Bills containing the state’s next two-year state budget and a tax reform package moved through the legislative process on Monday, sending the measures to the governor’s desk ahead of the veto period.
BUDGET– House Bill 200, the state budget for the next two years, contains full funding of the Kentucky Retirement System (KRS) and Kentucky Teachers’ Retirement System (KTRS) with some additional funds going into the systems.
As for education funding, K-12 funding in the SEEK formula will be increased to $4,000 per pupil appropriation, an increase in that funding. And school transportation funds are also increased under the budget. Read more about the next two-year state budget presented in the conference committee report here.
The Senate passed the budget bill with a 25-13 vote. The House passed the bill with a 59-36 vote. View the full votes from each legislative body below:
TAX REFORM– The tax reform plan presented and passed Monday represents the first major changes made to Kentucky’s tax code in many years. The changes proposed in the plan would generate $238.8 million in 2019 and 248.1 million in 2020 for the state, totaling an increase of $486.9 million over two years for Kentucky.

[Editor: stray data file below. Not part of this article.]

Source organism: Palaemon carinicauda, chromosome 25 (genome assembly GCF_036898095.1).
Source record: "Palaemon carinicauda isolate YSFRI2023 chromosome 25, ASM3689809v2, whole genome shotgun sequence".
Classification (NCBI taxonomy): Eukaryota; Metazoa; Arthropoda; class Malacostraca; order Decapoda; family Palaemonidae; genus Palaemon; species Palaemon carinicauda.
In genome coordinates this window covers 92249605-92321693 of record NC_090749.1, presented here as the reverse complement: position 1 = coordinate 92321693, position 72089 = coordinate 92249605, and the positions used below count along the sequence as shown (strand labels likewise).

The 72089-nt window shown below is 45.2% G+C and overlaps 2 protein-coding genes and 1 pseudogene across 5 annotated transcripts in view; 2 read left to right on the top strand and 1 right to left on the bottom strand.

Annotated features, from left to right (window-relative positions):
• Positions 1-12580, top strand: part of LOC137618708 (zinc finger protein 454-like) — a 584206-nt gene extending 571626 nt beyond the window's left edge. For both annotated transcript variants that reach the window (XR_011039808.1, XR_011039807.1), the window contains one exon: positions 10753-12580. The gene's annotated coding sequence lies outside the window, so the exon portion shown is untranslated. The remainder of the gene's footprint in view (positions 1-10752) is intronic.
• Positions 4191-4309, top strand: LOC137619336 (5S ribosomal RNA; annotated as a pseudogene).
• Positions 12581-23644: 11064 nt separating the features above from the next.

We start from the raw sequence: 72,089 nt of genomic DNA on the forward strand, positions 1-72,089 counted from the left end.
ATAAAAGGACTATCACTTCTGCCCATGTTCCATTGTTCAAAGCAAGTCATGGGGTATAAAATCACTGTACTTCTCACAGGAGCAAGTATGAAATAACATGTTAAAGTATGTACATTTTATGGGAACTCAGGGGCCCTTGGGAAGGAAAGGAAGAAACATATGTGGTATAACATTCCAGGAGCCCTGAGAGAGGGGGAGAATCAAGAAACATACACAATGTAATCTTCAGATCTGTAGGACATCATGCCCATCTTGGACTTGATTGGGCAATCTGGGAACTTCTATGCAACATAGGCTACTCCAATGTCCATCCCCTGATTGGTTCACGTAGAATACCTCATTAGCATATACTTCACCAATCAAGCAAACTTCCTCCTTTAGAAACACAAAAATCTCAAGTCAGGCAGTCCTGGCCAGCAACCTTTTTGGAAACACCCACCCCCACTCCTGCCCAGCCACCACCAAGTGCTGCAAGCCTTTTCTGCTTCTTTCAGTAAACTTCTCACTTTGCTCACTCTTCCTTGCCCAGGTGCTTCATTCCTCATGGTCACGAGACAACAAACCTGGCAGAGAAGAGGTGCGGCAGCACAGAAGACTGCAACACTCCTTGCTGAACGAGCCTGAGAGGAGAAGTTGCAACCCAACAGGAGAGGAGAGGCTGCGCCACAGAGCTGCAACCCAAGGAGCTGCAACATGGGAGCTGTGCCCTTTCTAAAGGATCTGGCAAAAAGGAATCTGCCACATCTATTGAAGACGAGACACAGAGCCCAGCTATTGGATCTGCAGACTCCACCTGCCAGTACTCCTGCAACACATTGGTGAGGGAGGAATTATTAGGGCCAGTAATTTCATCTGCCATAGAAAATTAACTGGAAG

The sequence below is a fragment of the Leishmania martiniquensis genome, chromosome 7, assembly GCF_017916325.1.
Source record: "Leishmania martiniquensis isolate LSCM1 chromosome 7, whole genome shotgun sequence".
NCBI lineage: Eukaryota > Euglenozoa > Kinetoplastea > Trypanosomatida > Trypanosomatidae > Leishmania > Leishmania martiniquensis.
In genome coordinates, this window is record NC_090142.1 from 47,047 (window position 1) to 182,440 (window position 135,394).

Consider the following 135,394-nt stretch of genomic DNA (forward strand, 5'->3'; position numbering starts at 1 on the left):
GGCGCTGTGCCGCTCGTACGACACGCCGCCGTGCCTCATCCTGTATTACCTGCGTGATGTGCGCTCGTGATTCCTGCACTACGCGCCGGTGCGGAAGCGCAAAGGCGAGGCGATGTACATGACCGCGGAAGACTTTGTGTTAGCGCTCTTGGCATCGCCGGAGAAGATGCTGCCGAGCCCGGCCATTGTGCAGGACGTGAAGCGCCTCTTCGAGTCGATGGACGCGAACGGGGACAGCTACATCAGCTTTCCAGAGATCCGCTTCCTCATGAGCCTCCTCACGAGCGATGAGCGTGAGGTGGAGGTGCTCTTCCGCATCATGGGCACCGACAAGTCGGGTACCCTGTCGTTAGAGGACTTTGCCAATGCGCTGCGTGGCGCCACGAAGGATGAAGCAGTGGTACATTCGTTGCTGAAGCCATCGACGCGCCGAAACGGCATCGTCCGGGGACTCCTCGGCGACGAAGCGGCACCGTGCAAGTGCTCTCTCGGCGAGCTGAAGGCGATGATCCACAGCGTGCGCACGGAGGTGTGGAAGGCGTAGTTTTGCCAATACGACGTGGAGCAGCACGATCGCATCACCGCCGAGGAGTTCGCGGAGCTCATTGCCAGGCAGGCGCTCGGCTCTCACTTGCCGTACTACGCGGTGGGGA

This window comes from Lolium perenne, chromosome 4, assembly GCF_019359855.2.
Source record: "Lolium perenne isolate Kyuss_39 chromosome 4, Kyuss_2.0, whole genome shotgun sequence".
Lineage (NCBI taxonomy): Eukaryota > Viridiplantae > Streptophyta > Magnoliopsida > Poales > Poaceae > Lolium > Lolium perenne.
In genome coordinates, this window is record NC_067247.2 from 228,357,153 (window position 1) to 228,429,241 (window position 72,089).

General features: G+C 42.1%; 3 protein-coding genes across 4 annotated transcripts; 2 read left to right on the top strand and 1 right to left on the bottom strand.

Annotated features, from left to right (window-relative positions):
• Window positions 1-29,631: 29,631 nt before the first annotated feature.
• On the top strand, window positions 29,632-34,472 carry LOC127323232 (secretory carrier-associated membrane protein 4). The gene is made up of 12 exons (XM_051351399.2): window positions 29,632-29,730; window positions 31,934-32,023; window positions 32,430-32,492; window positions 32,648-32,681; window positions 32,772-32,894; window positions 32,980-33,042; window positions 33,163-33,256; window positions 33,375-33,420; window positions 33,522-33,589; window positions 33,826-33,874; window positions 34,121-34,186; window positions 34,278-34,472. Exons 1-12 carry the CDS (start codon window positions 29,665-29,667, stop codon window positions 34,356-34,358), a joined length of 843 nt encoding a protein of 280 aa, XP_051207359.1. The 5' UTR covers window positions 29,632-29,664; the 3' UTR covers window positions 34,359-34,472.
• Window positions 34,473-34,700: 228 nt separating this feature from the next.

Personal income tax will be lowered to a flat 5% for all Kentuckians rather than the current tiered brackets which puts most citizens in a 5.8% or 6% income tax bracket.
Other changes in the plan include increasing the cigarette tax by 50 cents, sales tax applied to certain services where it has not previously been, removing many deductions for state income tax, conforming to the federal IRS codes adopted with federal tax reform, and many other areas. Read all of the details of the tax reform plan here.
The Senate passed the budget bill with a 20-18 vote. The House passed the bill with a 51-44 vote. View the full votes from each legislative body below:
Both House Bill 200 and House Bill 366 now head to the governor for signature or veto. If he chooses to veto the legislation in the coming days, the legislature would have the ability to override in the final days of the legislative session.
Continue checking The Bottom Line for more updates on these and other bills.